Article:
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The Municipal Telegraph and Stock Company, 1898. Telegraphs and stocks might make some sense together . . . after all, the early stock tickers were essentially telegraph devices. That this company also dealt in grain and provisions seems a bit odd. Just a few years after this, in 1903, the company would be involved in a case before the State Court of Appeals that makes the nature of its business no clearer, and involves the kinds of exchanges that must make judges just want to beat the witnesses:

Q: Where was 47 James Street at that time?
A: You are asking me something I don’t know much about.
Q: Are there two companies?
A: Yes, the Municipal Telegraph and Stock Company is our company.
Q: What is the other?
A: The Municipal Telegraph Company.

And so it goes.

An exuberance of rodents!

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Beaver lunch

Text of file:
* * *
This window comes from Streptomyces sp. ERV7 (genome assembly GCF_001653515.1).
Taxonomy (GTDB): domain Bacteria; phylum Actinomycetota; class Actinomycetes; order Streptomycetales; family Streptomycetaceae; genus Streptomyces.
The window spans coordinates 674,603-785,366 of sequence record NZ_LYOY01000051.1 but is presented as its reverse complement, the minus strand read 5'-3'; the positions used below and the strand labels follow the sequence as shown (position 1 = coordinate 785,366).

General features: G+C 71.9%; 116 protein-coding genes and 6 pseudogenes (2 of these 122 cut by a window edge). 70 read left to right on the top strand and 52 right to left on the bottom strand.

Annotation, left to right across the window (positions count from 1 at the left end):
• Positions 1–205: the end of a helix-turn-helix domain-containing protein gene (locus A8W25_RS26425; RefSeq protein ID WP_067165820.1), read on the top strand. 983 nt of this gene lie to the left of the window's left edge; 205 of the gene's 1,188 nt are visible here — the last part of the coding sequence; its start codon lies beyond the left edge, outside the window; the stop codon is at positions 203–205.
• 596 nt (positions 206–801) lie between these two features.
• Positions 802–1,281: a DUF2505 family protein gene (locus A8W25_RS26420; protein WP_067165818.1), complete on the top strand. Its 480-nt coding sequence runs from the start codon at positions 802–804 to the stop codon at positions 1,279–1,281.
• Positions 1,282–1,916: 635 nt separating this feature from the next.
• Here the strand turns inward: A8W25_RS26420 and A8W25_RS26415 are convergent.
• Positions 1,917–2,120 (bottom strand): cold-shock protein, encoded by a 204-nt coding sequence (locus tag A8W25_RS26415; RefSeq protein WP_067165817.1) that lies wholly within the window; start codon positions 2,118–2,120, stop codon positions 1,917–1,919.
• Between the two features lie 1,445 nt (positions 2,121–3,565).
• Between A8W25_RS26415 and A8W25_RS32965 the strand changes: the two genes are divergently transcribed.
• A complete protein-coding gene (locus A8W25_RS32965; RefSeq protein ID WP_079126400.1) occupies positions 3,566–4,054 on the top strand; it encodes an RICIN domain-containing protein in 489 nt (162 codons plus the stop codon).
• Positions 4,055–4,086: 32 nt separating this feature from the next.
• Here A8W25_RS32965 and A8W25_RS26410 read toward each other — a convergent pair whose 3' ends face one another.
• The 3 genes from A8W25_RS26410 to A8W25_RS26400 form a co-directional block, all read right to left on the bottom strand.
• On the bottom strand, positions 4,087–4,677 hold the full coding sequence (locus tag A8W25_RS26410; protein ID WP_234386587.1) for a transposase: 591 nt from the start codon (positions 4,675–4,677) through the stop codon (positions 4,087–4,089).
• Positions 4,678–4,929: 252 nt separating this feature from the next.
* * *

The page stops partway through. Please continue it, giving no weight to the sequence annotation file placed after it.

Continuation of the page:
Beaver lunch (Photo credit: carljohnson)

Again, Joel Munsell writing in 1876, this time of the creek known as the Rutten kill (as we’d spell kill today), which ran freely through what is now downtown Albany:

“Going back again a hundred years before the times mentioned as having tried men’s souls, we find ourselves in the neighborhood of the Dutch church. The portion of Handelaer street below State was not yet known as Court street, nor the upper portion as Market street [and therefore, none of it was yet Broadway, as it all is today]. Between State and Beaver was what was called the Great bridge, over the Rutten kil. The Rutten kil had its origin in copious springs on the upper side of Lark street, and as if out of the pond that once stood there, I perceive has arisen the spire of an imposing church edifice. Timbers of great length were sometimes ordered by the common council to span this creek in making repairs to the bridge. It was undoubtedly then a formidable stream, which had been populous with beaver and stocked with fish; no merely a sewer, with an exuberance of rodents!”

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Green(e) Street